Richmond’s Monument Avenue: Memorializing the Lost Cause Myth

Richmond’s Confederate monuments on Monument Avenue supported the Lost Cause myth and dominated the city’s monumental landscape more than 130 years.

By Valentine Museum Staff

As the former capital of the Confederacy, Richmond’s political and business leaders erected these monuments of public memory putting the message of the Lost Cause myth  front and center for more than a century.  

In the 1880s, local landowner Otway Allen realized that if he donated land for the Robert E. Lee Monument, wealthy white Richmonders would then want to live in proximity to such a prestigious landmark.  Allen developed Monument Avenue, selling residential lots to doctors, lawyers, bankers, real estate developers and businessmen, who hired architects to build their houses.  The section of Monument Avenue between Lombardy Street and the Arthur Ashe Monument showcases the work of approximately 30 architects and various architectural styles, including Queen Anne, Italianate, Richardsonian Romanesque, Jacobean, Stick and Shingle.  With a few modern exceptions, these houses were all built between 1902 and 1931. 

Property map showing house lots along Monument Avenue and a monument to Robert E. Lee near the middle
Allen Addition Plan for Monument Avenue, 1888, V.53.64, Gift of Dr. B. Randolph Wellford.

As the city expanded, so did the number of monuments to the Confederacy set among grand residential homes. 

Robert E. Lee’s statue on Richmond’s Monument Avenue was dedicated in 1890, 25 years after the end of the war. His towering 60 feet high statue paved the way for four additional Confederate monuments on Monument Avenue (James Ewell Brown Stuart and Jefferson Davis in 1907, Thomas Jonathan “Stonewall” Jackson in 1919 and Matthew Fontaine Maury in 1929) and many others throughout the city.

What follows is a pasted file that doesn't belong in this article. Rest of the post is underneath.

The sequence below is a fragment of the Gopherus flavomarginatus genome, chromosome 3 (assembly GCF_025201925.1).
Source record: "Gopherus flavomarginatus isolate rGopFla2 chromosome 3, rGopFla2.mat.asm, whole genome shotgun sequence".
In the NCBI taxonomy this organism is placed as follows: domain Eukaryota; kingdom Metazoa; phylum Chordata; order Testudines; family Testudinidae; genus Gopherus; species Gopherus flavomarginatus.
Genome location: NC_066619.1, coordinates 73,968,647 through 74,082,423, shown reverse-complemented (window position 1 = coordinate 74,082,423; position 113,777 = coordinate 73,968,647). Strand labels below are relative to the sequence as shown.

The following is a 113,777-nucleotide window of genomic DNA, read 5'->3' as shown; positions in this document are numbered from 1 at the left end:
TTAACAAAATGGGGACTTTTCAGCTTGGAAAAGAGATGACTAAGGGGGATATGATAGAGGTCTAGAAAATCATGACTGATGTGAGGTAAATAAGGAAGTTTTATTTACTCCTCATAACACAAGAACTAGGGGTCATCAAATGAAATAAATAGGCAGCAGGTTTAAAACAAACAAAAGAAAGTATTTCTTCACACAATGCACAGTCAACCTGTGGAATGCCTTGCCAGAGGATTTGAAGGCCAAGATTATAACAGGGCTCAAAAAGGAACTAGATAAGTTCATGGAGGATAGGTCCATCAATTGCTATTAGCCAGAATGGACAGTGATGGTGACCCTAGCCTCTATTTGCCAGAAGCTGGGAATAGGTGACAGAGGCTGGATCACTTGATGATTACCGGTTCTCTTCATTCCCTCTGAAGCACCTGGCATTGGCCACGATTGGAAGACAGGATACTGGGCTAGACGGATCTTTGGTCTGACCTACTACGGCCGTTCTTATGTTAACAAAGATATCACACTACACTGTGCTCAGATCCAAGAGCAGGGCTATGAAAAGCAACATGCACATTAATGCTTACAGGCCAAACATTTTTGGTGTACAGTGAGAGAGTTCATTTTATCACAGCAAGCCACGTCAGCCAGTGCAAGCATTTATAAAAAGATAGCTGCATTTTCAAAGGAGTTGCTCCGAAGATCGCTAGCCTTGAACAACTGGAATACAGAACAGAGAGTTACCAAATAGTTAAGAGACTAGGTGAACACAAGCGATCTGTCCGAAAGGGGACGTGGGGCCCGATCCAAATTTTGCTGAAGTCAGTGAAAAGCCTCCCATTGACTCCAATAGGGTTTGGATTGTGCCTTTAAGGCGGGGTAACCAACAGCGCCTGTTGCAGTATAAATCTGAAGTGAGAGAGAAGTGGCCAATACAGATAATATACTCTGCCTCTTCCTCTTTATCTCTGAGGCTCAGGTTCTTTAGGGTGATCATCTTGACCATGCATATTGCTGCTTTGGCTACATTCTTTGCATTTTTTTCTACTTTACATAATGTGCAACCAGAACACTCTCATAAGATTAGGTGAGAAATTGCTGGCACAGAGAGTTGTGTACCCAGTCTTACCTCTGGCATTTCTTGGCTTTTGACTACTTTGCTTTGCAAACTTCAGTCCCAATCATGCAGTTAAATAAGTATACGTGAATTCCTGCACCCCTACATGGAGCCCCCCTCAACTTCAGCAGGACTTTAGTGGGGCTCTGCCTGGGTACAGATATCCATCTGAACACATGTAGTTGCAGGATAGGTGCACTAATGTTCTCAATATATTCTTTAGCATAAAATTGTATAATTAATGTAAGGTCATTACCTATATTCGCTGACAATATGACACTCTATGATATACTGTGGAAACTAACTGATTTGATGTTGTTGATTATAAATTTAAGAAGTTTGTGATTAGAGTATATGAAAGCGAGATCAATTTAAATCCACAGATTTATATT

Most of Richmond’s Confederate monuments went up in the early 20th century during the rise of the Jim Crow era to send a clear message that white Richmonders were in control of the city’s political and economic structures. By the 1970s, the city’s politicians were more racially diverse. And in 1996, the city unveiled a monument to Richmond tennis star and humanitarian, Arthur Ashe, on Monument Avenue.  

There have been community discussions over the years about how to deal with these Lost Cause monuments. Should they be taken down? Should we add information to explain the history behind their creation? Do these monuments that were created to divide us reflect our collective values today?  

“Monument Avenue is one of Richmond's most beautiful streets...But my fellow Richmonders, something is wrong with this picture. It's the story told by the Confederate monuments that give the street its famous name and have defined its landscape for more than a century. That story is, at best, an incomplete story - equal parts myth and deception. ”
—-press conference at City Hall June 22, 2017, Richmond, Virginia, Mayor Levar M. Stoney

In the summer of 2020, the discussions turned to action amid protests in Richmond and around the nation reacting to the death of George Floyd. On June 10,  a group of social justice activists pulled down the Jefferson Davis statue on Monument Avenue. Richmond’s mayor moved quickly to remove the remaining city-owned Lost Cause statues on Monument Avenue with the exception of the state-owned Lee statue, which did not come down until 2021 after an extended legal battle decided by the Supreme Court of Virginia.  

Take a look at the rise and fall of these Lost Cause monuments on Monument Avenue in Richmond.  

Robert E. Lee monument (1890-2021) 

James Ewell Brown Stuart (1907-2020) 

Jefferson Davis (1907-2020) 

Thomas Jonathan “Stonewall” Jackson (1919-2020) 

Matthew Fontaine Maury (1929-2020) 

Arthur Ashe (1943-1993) 


Need to cite this?

Authors Valentine Museum Staff
Work Title Richmond’s Monument Avenue: Memorializing the Lost Cause Myth
Published October 6, 2023
Updated May 24, 2024
Copyright © 2024 The Valentine Museum